The IRS today publicly released a heavily redacted legal advice memorandum* concluding that, for purposes of the railroad track maintenance credit under section 45G, an attempted assignment of the credit between members of a group of taxpayers under common control must be disregarded. 20151601F (released April 17, 2015, and dated December 19, 2014)
Read the legal advice memo [PDF 120 KB].
*Field advice memo documents are prepared by IRS field attorneys in the Office of Chief Counsel, are reviewed by an Associate Office, and are subsequently issued to IRS field or service center employees. The memo cannot be used or cited as precedent..
The taxpayer was a holding company that apparently had ownership interests in several Class II or Class III railroad companies that owned railroad track that needed repairs and upgrades. The taxpayer and the railroads were not in the same consolidated group of corporations.
Section 45G provides a credit to a Class II or Class III railroad for a portion of the railroad track maintenance expenditures the railroad pays or incurs on its track, limited to $3,500 per mile of track owned by the railroad.
Section 45G permits a railroad with eligible track to assign miles of its track to certain other persons. If the assignee pays or incurs amounts that are considered to be railroad track maintenance expenditures on the assignor’s track, the assignee can claim the credit, limited to $3,500 per mile of assigned track.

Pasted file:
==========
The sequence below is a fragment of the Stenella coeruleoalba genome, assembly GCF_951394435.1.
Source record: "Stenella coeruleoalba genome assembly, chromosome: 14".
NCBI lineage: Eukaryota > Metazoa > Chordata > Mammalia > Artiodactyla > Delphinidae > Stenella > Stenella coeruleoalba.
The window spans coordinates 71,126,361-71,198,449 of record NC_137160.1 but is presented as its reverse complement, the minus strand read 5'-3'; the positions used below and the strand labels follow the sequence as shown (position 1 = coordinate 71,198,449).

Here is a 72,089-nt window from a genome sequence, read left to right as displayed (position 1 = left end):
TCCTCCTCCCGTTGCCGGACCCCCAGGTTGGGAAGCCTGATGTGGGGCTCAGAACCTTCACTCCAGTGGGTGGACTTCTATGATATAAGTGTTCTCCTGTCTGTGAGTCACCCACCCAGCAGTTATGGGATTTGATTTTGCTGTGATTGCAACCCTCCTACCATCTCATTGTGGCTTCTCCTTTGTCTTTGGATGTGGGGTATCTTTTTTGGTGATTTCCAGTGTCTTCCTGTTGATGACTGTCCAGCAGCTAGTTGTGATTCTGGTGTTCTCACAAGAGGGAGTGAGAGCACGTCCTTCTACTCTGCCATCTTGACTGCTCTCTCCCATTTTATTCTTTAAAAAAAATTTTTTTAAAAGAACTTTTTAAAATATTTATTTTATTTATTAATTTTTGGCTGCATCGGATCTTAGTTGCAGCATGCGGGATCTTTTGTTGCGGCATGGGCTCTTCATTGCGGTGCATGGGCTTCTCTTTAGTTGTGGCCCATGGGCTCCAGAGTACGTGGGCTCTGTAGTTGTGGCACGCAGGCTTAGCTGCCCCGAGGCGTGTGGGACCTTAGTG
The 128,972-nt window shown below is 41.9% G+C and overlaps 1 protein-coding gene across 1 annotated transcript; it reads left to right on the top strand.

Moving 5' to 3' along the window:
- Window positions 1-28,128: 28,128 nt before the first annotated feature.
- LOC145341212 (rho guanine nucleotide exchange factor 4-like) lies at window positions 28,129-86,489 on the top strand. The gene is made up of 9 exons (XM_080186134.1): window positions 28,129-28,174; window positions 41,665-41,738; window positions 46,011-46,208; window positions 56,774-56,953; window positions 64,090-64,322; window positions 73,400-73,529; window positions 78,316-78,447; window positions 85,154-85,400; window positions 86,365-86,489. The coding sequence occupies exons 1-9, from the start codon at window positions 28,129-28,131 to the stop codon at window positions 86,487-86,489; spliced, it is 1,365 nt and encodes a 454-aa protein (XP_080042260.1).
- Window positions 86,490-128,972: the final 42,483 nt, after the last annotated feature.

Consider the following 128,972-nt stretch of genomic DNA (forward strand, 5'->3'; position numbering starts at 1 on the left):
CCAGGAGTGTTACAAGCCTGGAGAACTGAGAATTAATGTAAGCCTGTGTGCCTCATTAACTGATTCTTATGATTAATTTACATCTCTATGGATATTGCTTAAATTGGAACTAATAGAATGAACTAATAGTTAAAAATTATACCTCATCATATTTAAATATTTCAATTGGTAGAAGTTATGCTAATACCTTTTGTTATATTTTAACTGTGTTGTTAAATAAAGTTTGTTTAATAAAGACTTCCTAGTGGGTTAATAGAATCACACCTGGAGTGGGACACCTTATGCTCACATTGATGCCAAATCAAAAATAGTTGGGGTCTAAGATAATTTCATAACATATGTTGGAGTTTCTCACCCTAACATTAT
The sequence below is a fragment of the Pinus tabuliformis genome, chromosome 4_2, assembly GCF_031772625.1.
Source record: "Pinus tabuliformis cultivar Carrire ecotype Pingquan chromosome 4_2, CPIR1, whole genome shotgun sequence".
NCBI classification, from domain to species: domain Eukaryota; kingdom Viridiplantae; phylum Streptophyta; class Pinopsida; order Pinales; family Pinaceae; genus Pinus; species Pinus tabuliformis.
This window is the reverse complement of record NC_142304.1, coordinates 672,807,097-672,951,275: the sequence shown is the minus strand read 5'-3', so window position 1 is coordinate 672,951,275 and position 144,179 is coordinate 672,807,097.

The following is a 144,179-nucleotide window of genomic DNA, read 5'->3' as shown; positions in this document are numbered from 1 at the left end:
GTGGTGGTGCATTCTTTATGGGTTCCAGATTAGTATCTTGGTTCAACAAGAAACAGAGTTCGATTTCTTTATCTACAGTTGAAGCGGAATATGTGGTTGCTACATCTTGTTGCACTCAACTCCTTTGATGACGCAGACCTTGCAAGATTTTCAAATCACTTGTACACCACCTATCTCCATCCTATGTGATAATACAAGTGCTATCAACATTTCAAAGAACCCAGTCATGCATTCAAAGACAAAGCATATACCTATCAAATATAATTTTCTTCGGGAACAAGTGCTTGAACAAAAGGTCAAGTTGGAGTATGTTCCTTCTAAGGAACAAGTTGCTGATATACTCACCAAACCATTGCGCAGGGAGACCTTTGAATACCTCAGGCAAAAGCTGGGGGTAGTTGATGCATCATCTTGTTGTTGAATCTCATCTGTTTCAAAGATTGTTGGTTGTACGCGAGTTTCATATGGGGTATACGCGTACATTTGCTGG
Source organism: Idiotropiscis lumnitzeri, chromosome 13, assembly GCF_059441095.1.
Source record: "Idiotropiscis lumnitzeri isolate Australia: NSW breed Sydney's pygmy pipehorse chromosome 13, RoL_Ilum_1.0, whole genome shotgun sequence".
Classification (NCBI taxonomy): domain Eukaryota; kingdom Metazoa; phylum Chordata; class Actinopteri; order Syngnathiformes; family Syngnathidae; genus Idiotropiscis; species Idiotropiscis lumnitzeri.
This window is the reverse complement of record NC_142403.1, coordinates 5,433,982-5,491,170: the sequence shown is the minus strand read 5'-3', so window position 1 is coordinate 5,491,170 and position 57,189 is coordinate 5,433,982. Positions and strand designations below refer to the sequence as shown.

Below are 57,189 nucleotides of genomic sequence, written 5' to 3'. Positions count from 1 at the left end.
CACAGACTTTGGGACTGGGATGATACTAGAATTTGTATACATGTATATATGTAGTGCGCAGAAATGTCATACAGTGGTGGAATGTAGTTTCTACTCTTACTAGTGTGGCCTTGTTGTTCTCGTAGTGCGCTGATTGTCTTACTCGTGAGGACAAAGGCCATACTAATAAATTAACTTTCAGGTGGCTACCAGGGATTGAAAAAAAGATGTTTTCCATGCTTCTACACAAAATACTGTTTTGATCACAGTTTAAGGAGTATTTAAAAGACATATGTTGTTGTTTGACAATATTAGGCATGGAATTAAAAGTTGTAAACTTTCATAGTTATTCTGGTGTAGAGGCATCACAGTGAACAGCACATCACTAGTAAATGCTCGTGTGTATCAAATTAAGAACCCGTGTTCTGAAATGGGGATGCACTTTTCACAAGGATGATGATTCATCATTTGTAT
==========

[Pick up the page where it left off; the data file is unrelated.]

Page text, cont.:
The facts in the legal advice memo indicate that under a track maintenance agreement, the railroads assigned certain miles of their track to the taxpayer, and the taxpayer paid or incurred appropriate maintenance expenditures, and claimed the section 45G credit.
However, the taxpayer and the railroads were in a group under common control, a characterization that requires, generally, a more-than-50% common or direct ownership interest. The section 45G credit is computed as if all members of a group under common control are a single taxpayer, and then allocated among the members. Because the credit is computed on a group basis, Reg. section 1.45G-1(f)(8)(i) provides that transfers between members of the group are generally disregarded in determining the credit.
The IRS legal advice memorandum concludes, based on these common control rules, that the attempted assignment of the railroads’ track miles to the taxpayer must be disregarded. Thus, within the group, the only member that can claim a credit for the particular miles owned by the railroad is the railroad itself “since Taxpayer and Railroads are treated as a single taxpayer . . . , the assignment would in effect be allowing an assignment to oneself.”
The effect of disregarding the assignment within the group apparently would be to allow the section 45G credit for those miles of track to be claimed only by the railroad that owned those miles of track. Presumably, the railroads did not have sufficient tax liability on their own tax returns to use the credits in the year they were generated, but the taxpayer did. While the various entities were under common control, they do not file a consolidated return, and each reports its own tax liability. The credits, while unused in the year they were generated, are available to be carried back one tax year and carried forward 20 years, until the person considered to own the credit has sufficient tax liability to use the credit.
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